You could almost feel sorry for Rep. Michael Timmons: a first-term lawmaker from Cumberland who’s in a pickle after caving to his leadership.

Almost, but not quite. He’s a grown man responsible for his own choices.

Timmons and five other House Republicans — Rep. John Pichiotti, of Fairfield, Timothy Theriault, of China, Brian Hobart, of Bowdoinham, MaryAnne Kinney, of Knox and Kathleen Dillingham, of Oxford — “took a walk” on L.D. 1649 when it mattered the most.

Timmons omitted that part (“Another View: Column on solar bill distorts legislator’s record,” May 5).

After initially voting to override the governor’s veto, he went missing on the second vote about an hour later. These members figured folks back home couldn’t get mad if they weren’t on the record casting a “no” vote. But dozens of solar advocates witnessed firsthand what they did.

Rank-and-file House Republicans must face extraordinary pressure when their conscience and common sense go against the will of their leadership and the governor. I’ve seen one in tears in such a situation.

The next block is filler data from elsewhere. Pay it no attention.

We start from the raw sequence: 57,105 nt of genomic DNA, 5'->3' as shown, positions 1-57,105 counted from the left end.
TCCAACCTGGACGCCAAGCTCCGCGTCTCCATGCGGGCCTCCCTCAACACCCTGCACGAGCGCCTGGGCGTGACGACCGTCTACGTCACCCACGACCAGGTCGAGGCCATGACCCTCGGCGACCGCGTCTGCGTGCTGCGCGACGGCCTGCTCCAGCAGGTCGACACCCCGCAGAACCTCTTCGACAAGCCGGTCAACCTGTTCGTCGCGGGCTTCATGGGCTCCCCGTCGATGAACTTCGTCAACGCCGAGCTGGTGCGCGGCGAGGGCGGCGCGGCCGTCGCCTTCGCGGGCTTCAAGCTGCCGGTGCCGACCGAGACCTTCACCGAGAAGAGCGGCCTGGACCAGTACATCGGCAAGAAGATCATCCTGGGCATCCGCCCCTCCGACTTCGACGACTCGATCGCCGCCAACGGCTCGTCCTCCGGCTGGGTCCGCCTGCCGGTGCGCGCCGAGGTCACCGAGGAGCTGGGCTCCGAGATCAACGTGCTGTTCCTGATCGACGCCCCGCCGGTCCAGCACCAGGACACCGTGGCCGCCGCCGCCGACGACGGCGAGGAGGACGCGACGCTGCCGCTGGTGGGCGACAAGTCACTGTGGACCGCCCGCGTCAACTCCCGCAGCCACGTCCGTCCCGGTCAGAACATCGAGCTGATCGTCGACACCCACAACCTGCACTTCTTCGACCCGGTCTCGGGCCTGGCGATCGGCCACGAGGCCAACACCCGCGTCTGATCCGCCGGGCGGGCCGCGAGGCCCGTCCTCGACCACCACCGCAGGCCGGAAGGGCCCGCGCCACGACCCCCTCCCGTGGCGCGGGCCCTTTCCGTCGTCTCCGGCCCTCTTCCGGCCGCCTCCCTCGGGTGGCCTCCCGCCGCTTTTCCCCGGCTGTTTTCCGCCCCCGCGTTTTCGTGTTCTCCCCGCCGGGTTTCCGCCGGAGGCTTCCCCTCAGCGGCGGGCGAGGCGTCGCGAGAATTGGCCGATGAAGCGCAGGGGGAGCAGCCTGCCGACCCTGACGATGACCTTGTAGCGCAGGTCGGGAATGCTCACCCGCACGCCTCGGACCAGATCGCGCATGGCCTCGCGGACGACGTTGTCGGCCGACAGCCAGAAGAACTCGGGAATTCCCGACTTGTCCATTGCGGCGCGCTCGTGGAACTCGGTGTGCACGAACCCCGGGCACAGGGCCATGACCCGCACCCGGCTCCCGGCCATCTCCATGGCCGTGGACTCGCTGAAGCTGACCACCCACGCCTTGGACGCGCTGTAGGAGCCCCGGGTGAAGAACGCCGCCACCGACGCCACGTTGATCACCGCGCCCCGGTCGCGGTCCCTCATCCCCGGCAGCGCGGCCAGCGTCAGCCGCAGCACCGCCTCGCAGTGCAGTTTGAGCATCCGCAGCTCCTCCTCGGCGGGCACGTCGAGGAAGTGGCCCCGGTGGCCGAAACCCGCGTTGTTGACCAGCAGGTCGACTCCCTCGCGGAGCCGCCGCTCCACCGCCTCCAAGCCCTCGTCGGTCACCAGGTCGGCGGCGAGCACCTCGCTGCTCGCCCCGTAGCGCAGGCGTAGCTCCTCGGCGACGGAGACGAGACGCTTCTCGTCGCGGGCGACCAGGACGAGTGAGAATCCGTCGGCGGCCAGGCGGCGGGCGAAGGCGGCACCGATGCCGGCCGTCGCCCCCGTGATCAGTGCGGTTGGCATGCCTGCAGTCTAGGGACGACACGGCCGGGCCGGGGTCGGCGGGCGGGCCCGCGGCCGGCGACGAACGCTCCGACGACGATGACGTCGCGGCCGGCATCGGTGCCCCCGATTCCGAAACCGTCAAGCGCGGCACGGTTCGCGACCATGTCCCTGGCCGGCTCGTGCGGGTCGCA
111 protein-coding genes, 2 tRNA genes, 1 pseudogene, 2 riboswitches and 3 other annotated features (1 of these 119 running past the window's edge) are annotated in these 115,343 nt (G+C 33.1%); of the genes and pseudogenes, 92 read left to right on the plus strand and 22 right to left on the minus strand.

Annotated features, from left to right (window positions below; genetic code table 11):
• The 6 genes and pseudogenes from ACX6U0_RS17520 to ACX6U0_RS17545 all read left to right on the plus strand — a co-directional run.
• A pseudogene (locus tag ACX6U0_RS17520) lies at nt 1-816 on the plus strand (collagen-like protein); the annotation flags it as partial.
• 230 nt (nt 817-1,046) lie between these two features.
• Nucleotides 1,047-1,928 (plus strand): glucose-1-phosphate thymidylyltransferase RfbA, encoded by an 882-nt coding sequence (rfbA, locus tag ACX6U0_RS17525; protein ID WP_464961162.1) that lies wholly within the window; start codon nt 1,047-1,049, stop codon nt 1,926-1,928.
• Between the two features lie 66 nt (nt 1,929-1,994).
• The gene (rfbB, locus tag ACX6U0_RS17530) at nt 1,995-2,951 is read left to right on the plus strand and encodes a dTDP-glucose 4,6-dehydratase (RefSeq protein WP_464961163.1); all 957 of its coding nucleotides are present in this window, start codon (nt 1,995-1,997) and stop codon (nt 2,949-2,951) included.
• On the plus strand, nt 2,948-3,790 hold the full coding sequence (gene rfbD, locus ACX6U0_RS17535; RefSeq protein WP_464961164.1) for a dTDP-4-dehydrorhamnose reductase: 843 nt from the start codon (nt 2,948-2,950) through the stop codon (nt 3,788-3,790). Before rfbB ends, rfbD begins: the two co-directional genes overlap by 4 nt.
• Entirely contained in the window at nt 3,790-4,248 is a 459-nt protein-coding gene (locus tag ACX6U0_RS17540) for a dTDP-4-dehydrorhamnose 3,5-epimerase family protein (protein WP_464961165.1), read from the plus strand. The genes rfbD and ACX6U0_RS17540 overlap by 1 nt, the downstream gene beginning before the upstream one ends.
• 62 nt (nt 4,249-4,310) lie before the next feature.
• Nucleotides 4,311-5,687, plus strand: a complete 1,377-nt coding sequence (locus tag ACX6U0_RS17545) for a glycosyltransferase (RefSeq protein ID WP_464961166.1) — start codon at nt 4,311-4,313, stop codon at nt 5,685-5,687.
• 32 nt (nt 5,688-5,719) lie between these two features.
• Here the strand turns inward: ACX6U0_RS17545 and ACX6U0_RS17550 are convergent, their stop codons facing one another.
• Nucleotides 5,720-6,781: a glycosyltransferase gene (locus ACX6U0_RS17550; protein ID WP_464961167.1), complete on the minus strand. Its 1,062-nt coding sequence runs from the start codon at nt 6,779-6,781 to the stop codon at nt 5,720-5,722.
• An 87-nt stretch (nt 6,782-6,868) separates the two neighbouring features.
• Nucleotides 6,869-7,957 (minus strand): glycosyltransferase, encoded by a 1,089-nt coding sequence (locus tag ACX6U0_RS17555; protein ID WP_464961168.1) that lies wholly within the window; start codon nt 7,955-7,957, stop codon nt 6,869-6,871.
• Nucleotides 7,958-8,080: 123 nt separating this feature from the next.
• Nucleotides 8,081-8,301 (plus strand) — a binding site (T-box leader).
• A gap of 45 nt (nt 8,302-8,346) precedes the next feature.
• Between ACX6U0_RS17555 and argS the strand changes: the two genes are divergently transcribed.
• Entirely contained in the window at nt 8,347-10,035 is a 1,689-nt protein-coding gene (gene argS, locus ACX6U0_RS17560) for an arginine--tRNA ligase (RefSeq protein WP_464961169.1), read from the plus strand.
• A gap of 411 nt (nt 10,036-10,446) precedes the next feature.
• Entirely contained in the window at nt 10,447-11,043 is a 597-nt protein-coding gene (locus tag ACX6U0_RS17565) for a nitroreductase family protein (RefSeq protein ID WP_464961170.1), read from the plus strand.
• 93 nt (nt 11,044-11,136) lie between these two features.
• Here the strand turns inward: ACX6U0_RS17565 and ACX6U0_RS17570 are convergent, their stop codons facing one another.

Now, Timmons is lashing out at me.

It’s true. We had a second vote because I employed a strategy allowed under House rules, a well-established parliamentary action that dates back to the days of the Founding Fathers. It’s been used about a dozen times this session alone.

If only his leadership invested some time in educating their caucus on procedure, perhaps their members wouldn’t get their feelings so hurt when they don’t understand the rules.

Think of it this way: Would Bill Belichick ever send Tom Brady out unprepared for the defenses he would face? And wouldn’t Tom Brady take some responsibility himself to at least watch film to be at least a bit prepared?

I hope Timmons can let go of his misplaced anger and redirect that energy toward doing what’s right, even under pressure.

Rep. Jeff McCabe, D-Skowhegan, is the House majority leader.

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